Pakistan wants good ties with all neighbours: Analysts

Analysts call for enhancing bilateral cooperation with Iran in diverse fields
Islamabad: Iranian President, Dr. Hassan Rouhani has said that his country desires to enhance mutual cooperation with Pakistan in diverse fields including education, technology and health.
Speaking in Radio Pakistan’s program, defense analyst Lt. General (Retd.) Amjad Shoaib said: “We are happy that another Indian spy has been apprehended in Balochistan and the network of India spy agency has been exposed. But this is not news for us. We are certain that India has been actively involved in sabotage activities inside Pakistan. We will certainly take this issue to the international forums. Now, our media and people have already realized that how deeply involved India is in our country. Indian Prime Minister Narendra Modi had admitted in Bangladesh that his country played a crucial role in the dismemberment of Pakistan. The Pathankot incident reflects the failure of Indian security agencies to safeguard its installations.”

Defense analyst Air Marshal (Retd.) Shahid Latif said: “The role of media was not vibrant in past but now it is changing. We have lot of evidence against Indian involvement but we could not present it to the world in an appropriate manner. We will have to intensify our diplomatic efforts to raise these issues at the international level. The arrested Indian spy should be presented before media and his interview broadcast to show the world the true face of Indian in making efforts to destabilize Pakistan. Our intelligence agencies should also strive to capture more Indian agents involved in our country.”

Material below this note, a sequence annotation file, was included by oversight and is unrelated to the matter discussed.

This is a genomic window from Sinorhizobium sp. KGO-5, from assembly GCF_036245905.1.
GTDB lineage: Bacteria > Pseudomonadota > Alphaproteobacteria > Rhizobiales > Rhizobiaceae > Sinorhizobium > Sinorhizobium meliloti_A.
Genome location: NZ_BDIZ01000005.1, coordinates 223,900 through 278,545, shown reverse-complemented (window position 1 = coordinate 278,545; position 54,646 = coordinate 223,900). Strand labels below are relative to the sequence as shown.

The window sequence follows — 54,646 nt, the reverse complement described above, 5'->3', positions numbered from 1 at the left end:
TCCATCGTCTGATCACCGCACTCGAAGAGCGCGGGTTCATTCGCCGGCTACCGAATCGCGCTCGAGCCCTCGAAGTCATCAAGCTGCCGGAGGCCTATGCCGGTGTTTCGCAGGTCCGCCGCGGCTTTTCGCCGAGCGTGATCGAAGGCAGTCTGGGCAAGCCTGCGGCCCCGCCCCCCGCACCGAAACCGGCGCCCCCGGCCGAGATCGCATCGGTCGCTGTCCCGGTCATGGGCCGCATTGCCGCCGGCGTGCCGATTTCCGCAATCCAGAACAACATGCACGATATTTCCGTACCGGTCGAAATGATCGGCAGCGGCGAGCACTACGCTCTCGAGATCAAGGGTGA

Senior analyst Dr. Shaheen said: “The arrest of Indian spy from Balochistan is not a new development, but India is continuously playing a dirty game to destabilize Pakistan. Pakistan has solid proofs on Indian involvement in Balochistan and Karachi and our government has already shared two dossiers with the United Nations in this regard. India is backing and sponsoring the terrorists in Pakistan and is behind many acts of terrorism. India should show maturity and not back such elements as it can harm the regional peace. It is also the duty of international powers to pressurize India to stop its nefarious designs in the region.”

IR expert Dr. Hussain Shaheed Soharwardi said: “The relationship between the United States and Iran is improving day by day and the sanctions have also been relaxed. Now, Iran once again has come into the mainstream due to the positive policies of Iranian President Hassan Rouhani. The Iran-Pakistan gas pipeline project was shelved due to the international sanctions on Iran but now it is the time that Pakistan should initiate this pipeline without any delay.”